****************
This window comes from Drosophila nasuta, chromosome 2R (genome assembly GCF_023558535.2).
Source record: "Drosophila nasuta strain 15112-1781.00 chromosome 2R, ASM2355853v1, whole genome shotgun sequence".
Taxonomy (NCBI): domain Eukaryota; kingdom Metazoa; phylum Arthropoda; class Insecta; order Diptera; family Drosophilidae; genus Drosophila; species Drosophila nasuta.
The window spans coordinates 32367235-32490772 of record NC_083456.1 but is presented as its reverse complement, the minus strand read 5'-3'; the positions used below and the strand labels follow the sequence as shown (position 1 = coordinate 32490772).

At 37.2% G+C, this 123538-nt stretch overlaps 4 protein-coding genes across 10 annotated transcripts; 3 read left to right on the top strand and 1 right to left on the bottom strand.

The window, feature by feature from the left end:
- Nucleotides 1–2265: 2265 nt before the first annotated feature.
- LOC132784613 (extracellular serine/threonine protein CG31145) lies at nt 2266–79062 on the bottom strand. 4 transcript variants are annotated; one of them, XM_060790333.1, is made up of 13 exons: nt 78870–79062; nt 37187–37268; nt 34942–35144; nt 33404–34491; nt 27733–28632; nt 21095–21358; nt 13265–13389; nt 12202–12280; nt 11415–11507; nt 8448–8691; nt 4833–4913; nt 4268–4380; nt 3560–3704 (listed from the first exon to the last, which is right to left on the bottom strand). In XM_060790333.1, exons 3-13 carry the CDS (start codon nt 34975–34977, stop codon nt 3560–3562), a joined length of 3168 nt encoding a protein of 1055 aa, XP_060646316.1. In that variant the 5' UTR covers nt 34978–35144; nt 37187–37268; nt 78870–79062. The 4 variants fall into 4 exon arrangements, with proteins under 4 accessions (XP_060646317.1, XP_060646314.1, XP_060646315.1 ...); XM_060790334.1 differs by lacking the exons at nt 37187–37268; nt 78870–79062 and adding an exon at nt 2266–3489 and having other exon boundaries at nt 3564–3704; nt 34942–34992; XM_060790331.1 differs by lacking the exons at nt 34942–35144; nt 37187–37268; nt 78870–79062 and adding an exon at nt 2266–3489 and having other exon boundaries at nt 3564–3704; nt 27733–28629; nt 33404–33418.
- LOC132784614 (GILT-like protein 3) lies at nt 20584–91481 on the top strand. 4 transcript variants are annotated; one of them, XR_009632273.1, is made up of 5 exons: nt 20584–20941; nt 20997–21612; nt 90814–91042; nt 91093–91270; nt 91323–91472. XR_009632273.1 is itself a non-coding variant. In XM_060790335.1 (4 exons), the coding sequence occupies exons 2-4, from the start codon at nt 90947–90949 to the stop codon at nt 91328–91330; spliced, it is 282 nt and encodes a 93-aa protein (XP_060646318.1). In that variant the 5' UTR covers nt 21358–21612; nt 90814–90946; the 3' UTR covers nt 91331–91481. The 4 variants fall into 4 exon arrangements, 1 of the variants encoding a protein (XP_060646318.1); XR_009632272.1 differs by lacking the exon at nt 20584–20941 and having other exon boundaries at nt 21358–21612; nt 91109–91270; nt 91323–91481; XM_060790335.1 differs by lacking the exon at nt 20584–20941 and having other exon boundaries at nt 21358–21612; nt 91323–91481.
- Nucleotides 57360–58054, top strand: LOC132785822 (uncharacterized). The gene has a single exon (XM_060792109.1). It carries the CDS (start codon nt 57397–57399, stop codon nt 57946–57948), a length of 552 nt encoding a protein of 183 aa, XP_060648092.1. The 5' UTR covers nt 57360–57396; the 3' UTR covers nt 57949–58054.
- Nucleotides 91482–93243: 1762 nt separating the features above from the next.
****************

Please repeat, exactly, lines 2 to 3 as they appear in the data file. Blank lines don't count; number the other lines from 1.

Source record: "Drosophila nasuta strain 15112-1781.00 chromosome 2R, ASM2355853v1, whole genome shotgun sequence".
Taxonomy (NCBI): domain Eukaryota; kingdom Metazoa; phylum Arthropoda; class Insecta; order Diptera; family Drosophilidae; genus Drosophila; species Drosophila nasuta.